“Bushmeat Crisis Taskforce” is most concerned with bushmeat that is illegally, commercially and/or unsustainably derived from wildlife, including that characterized by:
- Illegal methods of hunting (wire snares, unregistered guns);
- illegal species (endangered, threatened, or protected);
- taken from unauthorized areas; and
- unsustainable off-take for commercial trade or non-commercial uses.
It’s not only primates who suffer, all forms of wildlife suffer and die due to loss of habitat, killing and illegal trafficking. Usually the animals or birds are cramped far too close together and not given food or water for a long time, so many die in transit.
Illegal traffickers steal an estimated 40 million animals from Brazil’s forests each year, according to an annual report on animal trafficking in the country published earlier this year.
The report, produced by Brazil’s National Network Against the Trafficking of Wild Animals (RENCTAS), estimated that local traffickers of endangered animals earn about $1 billion a year, causing untold losses to the country’s natural habitat.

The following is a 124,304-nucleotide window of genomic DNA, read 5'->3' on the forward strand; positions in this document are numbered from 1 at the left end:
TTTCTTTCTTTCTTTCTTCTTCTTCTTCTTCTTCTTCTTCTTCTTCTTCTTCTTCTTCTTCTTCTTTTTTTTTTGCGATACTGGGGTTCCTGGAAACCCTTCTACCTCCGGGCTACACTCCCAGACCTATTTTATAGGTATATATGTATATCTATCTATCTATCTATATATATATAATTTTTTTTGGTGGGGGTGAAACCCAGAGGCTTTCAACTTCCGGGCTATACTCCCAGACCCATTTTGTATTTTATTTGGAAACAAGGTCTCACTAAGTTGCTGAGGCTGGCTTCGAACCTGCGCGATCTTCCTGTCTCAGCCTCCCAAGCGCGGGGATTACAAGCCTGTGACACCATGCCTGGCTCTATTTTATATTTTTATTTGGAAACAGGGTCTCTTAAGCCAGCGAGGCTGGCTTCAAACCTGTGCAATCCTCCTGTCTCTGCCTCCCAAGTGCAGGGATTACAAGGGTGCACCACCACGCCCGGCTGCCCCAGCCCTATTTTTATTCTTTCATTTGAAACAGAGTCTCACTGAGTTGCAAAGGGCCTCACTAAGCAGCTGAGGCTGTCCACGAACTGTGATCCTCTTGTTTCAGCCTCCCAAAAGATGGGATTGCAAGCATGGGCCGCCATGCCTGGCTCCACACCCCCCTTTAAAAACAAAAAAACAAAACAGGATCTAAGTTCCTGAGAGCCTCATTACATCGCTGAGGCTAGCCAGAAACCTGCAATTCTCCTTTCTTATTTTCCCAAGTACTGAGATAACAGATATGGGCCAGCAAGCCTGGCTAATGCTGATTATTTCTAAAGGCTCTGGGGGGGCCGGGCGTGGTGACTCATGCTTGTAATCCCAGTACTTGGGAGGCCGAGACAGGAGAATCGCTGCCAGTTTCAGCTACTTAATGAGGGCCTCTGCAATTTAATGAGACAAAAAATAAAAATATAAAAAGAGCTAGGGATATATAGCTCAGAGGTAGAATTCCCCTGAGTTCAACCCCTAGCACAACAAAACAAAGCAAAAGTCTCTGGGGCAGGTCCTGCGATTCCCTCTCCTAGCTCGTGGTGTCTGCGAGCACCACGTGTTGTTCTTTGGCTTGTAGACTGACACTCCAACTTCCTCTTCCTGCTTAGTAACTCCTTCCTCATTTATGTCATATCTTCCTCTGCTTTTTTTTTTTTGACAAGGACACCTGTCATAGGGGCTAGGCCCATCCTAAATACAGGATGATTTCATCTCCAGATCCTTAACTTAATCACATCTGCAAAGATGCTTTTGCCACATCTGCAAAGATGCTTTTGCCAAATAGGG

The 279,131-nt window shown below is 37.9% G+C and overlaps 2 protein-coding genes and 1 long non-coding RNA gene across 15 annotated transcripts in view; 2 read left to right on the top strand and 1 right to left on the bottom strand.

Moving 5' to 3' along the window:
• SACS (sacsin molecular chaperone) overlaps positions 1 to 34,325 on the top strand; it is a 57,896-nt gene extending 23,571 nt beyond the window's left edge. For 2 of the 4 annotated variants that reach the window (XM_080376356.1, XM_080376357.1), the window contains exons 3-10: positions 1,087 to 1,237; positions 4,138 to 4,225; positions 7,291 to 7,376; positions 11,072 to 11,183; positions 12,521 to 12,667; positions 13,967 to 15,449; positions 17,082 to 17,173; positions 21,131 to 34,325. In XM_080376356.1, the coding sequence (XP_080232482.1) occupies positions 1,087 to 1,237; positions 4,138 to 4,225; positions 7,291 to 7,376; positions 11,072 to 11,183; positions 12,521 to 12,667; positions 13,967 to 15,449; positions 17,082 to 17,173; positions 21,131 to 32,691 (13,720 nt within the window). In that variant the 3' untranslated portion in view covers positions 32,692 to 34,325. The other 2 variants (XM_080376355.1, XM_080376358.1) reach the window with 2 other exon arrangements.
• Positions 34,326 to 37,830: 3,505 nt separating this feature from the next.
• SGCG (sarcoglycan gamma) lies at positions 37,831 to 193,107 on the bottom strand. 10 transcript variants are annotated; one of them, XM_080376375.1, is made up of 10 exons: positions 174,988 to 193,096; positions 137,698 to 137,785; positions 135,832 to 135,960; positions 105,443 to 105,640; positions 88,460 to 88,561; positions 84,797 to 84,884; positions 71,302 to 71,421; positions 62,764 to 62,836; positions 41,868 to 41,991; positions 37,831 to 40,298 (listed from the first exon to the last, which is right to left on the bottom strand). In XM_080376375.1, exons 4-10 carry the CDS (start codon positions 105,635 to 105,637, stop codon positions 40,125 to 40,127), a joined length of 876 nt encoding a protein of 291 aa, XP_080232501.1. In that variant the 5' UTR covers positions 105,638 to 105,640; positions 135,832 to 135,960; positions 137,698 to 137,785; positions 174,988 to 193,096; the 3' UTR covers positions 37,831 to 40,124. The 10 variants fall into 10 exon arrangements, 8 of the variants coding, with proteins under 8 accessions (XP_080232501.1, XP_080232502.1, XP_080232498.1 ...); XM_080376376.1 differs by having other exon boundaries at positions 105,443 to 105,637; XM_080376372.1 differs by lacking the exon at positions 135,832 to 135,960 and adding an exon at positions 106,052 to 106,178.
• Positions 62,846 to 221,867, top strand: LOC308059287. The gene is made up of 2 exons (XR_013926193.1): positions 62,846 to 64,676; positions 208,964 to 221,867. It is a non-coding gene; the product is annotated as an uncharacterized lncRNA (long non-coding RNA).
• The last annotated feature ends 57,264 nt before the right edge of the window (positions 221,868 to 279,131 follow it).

Flavia Morad, a RENCTAS biologist who helped produce the report, said the survey was the first that combines all data on animal trafficking in Brazil, a country with the largest number of animal and plant species in the world.
Apart from the Amazon, the world’s largest tropical forest, Brazil’s vast Pantanal wetlands are also home to countless animals and plants.
The report said that animal trafficking was the world’s third biggest cross-border criminal activity after arms and drugs smuggling, with annual global sales of up to $20 billion.
The survey, which includes detailed maps of traffickers’ routes for their live cargoes of everything from rare parrots to deadly snakes, said just 0.45 percent of the total amount of animals smuggled each year are intercepted by police.
“There is the domestic and the foreign market,” said Morad. ”The foreign market is mainly for rare species.”